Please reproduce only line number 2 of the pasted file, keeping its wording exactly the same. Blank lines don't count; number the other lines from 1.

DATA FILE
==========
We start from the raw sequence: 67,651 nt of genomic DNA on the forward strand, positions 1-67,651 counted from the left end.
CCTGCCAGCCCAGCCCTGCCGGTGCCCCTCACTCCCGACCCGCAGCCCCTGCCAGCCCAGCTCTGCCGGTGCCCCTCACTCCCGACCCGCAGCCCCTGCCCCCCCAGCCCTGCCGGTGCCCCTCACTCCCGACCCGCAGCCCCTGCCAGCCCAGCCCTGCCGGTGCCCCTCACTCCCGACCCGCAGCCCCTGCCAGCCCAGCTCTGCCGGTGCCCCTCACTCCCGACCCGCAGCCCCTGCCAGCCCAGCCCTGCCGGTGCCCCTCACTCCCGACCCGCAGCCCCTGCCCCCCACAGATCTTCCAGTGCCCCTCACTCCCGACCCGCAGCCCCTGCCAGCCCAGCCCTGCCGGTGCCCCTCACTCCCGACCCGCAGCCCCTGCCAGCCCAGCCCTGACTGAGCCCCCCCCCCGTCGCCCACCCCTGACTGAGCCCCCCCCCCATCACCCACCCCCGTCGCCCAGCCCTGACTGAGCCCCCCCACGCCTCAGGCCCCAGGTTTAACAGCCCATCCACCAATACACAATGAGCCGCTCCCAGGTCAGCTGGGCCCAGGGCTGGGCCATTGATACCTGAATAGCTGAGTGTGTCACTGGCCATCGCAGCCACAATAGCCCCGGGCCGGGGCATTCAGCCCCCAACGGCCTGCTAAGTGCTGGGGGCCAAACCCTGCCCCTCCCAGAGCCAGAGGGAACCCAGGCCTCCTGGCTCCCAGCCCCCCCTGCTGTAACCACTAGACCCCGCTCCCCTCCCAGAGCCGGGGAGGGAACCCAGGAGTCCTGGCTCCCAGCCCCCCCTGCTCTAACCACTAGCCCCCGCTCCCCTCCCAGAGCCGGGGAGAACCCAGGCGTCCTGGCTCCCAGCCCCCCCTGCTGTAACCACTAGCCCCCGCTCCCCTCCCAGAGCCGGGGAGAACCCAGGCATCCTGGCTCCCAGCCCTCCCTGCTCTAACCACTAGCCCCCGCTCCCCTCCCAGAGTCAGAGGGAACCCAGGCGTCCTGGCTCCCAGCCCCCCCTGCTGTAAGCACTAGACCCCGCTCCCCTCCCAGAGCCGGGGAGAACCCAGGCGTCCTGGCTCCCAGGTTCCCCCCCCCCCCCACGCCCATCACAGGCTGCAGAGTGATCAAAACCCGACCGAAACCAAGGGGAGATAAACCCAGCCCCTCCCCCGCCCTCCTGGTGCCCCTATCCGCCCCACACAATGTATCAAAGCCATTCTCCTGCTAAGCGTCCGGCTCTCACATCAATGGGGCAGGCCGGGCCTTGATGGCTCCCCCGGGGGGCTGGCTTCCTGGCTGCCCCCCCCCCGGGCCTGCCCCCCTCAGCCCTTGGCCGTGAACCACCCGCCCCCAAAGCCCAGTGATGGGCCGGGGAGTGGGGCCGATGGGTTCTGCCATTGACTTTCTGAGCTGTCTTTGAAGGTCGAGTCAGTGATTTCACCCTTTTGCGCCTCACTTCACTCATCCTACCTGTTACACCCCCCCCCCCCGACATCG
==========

CCTGCCAGCCCAGCCCTGCCGGTGCCCCTCACTCCCGACCCGCAGCCCCTGCCAGCCCAGCTCTGCCGGTGCCCCTCACTCCCGACCCGCAGCCCCTGCCCCCCCAGCCCTGCCGGTGCCCCTCACTCCCGACCCGCAGCCCCTGCCAGCCCAGCCCTGCCGGTGCCCCTCACTCCCGACCCGCAGCCCCTGCCAGCCCAGCTCTGCCGGTGCCCCTCACTCCCGACCCGCAGCCCCTGCCAGCCCAGCCCTGCCGGTGCCCCTCACTCCCGACCCGCAGCCCCTGCCCCCCACAGATCTTCCAGTGCCCCTCACTCCCGACCCGCAGCCCCTGCCAGCCCAGCCCTGCCGGTGCCCCTCACTCCCGACCCGCAGCCCCTGCCAGCCCAGCCCTGACTGAGCCCCCCCCCCGTCGCCCACCCCTGACTGAGCCCCCCCCCCATCACCCACCCCCGTCGCCCAGCCCTGACTGAGCCCCCCCACGCCTCAGGCCCCAGGTTTAACAGCCCATCCACCAATACACAATGAGCCGCTCCCAGGTCAGCTGGGCCCAGGGCTGGGCCATTGATACCTGAATAGCTGAGTGTGTCACTGGCCATCGCAGCCACAATAGCCCCGGGCCGGGGCATTCAGCCCCCAACGGCCTGCTAAGTGCTGGGGGCCAAACCCTGCCCCTCCCAGAGCCAGAGGGAACCCAGGCCTCCTGGCTCCCAGCCCCCCCTGCTGTAACCACTAGACCCCGCTCCCCTCCCAGAGCCGGGGAGGGAACCCAGGAGTCCTGGCTCCCAGCCCCCCCTGCTCTAACCACTAGCCCCCGCTCCCCTCCCAGAGCCGGGGAGAACCCAGGCGTCCTGGCTCCCAGCCCCCCCTGCTGTAACCACTAGCCCCCGCTCCCCTCCCAGAGCCGGGGAGAACCCAGGCATCCTGGCTCCCAGCCCTCCCTGCTCTAACCACTAGCCCCCGCTCCCCTCCCAGAGTCAGAGGGAACCCAGGCGTCCTGGCTCCCAGCCCCCCCTGCTGTAAGCACTAGACCCCGCTCCCCTCCCAGAGCCGGGGAGAACCCAGGCGTCCTGGCTCCCAGGTTCCCCCCCCCCCCCACGCCCATCACAGGCTGCAGAGTGATCAAAACCCGACCGAAACCAAGGGGAGATAAACCCAGCCCCTCCCCCGCCCTCCTGGTGCCCCTATCCGCCCCACACAATGTATCAAAGCCATTCTCCTGCTAAGCGTCCGGCTCTCACATCAATGGGGCAGGCCGGGCCTTGATGGCTCCCCCGGGGGGCTGGCTTCCTGGCTGCCCCCCCCCCGGGCCTGCCCCCCTCAGCCCTTGGCCGTGAACCACCCGCCCCCAAAGCCCAGTGATGGGCCGGGGAGTGGGGCCGATGGGTTCTGCCATTGACTTTCTGAGCTGTCTTTGAAGGTCGAGTCAGTGATTTCACCCTTTTGCGCCTCACTTCACTCATCCTACCTGTTACACCCCCCCCCCCCGACATCG